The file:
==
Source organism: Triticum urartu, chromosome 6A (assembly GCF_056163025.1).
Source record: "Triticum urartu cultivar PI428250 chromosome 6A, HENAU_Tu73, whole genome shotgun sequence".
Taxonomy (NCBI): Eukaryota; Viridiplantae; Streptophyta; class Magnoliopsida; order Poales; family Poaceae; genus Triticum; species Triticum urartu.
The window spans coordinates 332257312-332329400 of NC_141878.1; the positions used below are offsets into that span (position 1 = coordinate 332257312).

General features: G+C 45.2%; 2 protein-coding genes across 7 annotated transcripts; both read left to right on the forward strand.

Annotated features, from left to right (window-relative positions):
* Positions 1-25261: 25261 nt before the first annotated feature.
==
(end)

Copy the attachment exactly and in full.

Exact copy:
Source organism: Triticum urartu, chromosome 6A (assembly GCF_056163025.1).
Source record: "Triticum urartu cultivar PI428250 chromosome 6A, HENAU_Tu73, whole genome shotgun sequence".
Taxonomy (NCBI): Eukaryota; Viridiplantae; Streptophyta; class Magnoliopsida; order Poales; family Poaceae; genus Triticum; species Triticum urartu.
The window spans coordinates 332257312-332329400 of NC_141878.1; the positions used below are offsets into that span (position 1 = coordinate 332257312).

General features: G+C 45.2%; 2 protein-coding genes across 7 annotated transcripts; both read left to right on the forward strand.

Annotated features, from left to right (window-relative positions):
* Positions 1-25261: 25261 nt before the first annotated feature.